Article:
For Father Figure, Zun Lee used his personal journey of discovery and identity formation to examine manifestations of black fatherhood largely ignored by mainstream media. The book has been shortlisted for the Aperture Foundation PhotoBook Awards and named a winner in the Photo Books category of the 2015 PDN Photo Annual competition.

Zun Lee is an award-winning photographer from Toronto, Canada who was named onto PDN’s 30 List in 2014. His visual storytelling has been widely featured in The New York Times and other publications..

Zun Lee, Father Figure: Exploring Alternate Notions of Black Fatherhood is presented in partnership with the LOOK3 Festival of the Photograph and is made possible through the generous support of the Blue Moon Fund, and Hampton Inn and Suites.

For more information, click here.

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Is It Possible to Balance Two Cultures Perfectly?

Posted in Articles, Asian Diaspora, Autobiography, Family/Parenting, Media Archive, United States on 2015-08-20 19:50Z by Steven

Is It Possible to Balance Two Cultures Perfectly?

Mixed Roots Stories

Brittany Muddamalle, Guest Blogger

I met my husband in California during a program with our church. We were just two young kids falling in love. We were lost in our own world. The scope of our differences didn’t really come out until we were engaged. We decided to have a half Indian and half American wedding. We had this grand idea of a perfectly blended wedding, which would lead to a perfectly blended life.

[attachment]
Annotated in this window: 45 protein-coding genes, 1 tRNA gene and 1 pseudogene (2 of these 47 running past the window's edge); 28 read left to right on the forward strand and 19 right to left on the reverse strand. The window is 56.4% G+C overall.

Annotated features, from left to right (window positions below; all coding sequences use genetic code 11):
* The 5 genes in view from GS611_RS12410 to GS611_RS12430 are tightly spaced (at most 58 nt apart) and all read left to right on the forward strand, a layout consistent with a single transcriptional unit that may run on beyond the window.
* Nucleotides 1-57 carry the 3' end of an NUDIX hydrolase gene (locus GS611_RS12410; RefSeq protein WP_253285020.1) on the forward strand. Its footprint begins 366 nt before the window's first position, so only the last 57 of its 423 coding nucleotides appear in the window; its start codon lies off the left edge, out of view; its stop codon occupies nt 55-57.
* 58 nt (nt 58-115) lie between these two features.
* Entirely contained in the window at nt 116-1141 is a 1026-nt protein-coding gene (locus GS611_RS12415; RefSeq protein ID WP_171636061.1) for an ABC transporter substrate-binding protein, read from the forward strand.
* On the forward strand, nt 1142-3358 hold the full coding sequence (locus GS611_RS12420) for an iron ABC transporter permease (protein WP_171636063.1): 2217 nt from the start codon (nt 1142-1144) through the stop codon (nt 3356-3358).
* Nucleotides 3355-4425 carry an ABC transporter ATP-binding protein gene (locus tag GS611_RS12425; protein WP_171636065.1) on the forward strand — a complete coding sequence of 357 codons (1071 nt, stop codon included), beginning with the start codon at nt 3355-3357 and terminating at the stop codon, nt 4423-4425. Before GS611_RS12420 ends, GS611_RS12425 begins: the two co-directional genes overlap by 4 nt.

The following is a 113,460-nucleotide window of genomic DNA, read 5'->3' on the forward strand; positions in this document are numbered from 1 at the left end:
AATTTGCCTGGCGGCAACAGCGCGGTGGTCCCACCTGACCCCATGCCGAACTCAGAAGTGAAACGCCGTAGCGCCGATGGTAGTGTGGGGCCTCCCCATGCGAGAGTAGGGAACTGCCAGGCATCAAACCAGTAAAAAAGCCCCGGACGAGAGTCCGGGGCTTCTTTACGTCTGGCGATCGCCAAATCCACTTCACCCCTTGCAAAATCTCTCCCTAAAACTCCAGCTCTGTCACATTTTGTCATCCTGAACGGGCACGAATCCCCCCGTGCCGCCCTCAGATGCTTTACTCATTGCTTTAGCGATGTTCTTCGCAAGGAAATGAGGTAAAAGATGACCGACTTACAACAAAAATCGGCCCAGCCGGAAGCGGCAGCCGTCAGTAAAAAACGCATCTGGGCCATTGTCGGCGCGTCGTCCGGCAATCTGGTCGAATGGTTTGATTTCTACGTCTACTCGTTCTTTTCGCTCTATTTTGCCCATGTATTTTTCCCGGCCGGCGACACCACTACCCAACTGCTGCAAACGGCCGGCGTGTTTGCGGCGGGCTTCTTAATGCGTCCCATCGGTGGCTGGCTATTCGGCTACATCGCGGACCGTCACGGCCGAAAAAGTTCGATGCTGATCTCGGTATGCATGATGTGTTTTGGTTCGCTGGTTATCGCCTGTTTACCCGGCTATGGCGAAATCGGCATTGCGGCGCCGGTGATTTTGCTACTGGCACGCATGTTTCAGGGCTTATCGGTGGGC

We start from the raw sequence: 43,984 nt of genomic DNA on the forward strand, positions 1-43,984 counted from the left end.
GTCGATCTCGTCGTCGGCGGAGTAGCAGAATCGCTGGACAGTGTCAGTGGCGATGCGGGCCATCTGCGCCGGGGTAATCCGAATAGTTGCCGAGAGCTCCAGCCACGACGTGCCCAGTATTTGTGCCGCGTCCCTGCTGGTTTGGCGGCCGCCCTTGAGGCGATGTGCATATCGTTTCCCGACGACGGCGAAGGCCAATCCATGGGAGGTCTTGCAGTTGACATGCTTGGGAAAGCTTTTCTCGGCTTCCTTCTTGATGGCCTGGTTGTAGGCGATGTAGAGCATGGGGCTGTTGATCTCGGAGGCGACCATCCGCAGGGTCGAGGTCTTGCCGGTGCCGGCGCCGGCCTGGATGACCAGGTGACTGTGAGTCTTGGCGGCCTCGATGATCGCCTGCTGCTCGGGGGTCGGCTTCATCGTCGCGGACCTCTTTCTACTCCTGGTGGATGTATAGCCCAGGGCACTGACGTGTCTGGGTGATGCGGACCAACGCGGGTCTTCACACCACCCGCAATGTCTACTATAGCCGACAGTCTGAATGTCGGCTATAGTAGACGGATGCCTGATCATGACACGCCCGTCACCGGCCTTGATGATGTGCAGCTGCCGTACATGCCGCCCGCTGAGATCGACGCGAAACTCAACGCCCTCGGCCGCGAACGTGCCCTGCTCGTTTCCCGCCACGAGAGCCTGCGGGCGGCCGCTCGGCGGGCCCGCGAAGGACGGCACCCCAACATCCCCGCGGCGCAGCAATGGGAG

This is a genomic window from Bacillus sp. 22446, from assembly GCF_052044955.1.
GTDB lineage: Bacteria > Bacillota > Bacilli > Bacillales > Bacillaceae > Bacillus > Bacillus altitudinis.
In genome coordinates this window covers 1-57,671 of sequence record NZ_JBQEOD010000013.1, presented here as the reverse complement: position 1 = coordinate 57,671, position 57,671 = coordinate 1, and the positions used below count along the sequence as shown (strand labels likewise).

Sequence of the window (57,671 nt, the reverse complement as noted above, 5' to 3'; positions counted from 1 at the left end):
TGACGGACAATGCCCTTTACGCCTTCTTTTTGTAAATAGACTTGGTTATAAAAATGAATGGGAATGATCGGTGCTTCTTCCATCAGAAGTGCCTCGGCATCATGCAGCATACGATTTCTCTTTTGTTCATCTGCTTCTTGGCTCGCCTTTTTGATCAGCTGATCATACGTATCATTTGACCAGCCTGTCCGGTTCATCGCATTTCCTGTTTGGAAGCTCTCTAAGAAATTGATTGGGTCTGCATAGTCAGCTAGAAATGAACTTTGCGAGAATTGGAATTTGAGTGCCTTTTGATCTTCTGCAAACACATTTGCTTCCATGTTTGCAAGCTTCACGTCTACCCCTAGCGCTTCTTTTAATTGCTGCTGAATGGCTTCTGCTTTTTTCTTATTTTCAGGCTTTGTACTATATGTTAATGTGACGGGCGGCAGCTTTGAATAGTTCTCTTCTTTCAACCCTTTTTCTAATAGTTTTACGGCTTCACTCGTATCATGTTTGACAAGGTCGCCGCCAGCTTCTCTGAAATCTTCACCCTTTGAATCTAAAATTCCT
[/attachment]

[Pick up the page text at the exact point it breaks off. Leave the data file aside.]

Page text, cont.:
We did pretty well bringing both cultures in, but the more we strived for perfection, the further away it got. I finally got to the point during all of my wedding planning where I decided to just let the pieces fall where they may. It ended up being just what we needed.

Our wedding was beautiful. I married my best friend. Afterwards, I sat there, during the reception, holding my husband’s hand. We were watching two cultures collide beautifully. Americans and Indians were dancing together to Bollywood and American music, wedding traditions from both sides were coming together smoothly, and everyone was having a great time celebrating.

Then I realized that perfection didn’t matter. All that mattered was my husband and I were bringing two cultures together into one family…

Read the entire article here.

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My interracial family needs its own action figures

Posted in Articles, Family/Parenting, Media Archive, United States on 2015-08-08 18:16Z by Steven

My interracial family needs its own action figures

The Washington Post

Nevin Martell

(Courtesy of the author)

Growing up, I can recall owning only two black action figures in a massive collection that spanned movies, television and comic book characters. There was Lando Calrissian – the smooth talking, caped czar of Cloud City in The Empire Strikes Back – and Roadblock, G.I. Joe’s muscle-bound machine gunner. All of the others were white, aliens or costume clad villains of indeterminate race.

At the time, the absence of racial diversity didn’t register. I was more concerned with having an equitable mix of good guys and bad guys for the elaborate imaginary battles I orchestrated on my bedroom floor and in the backyard.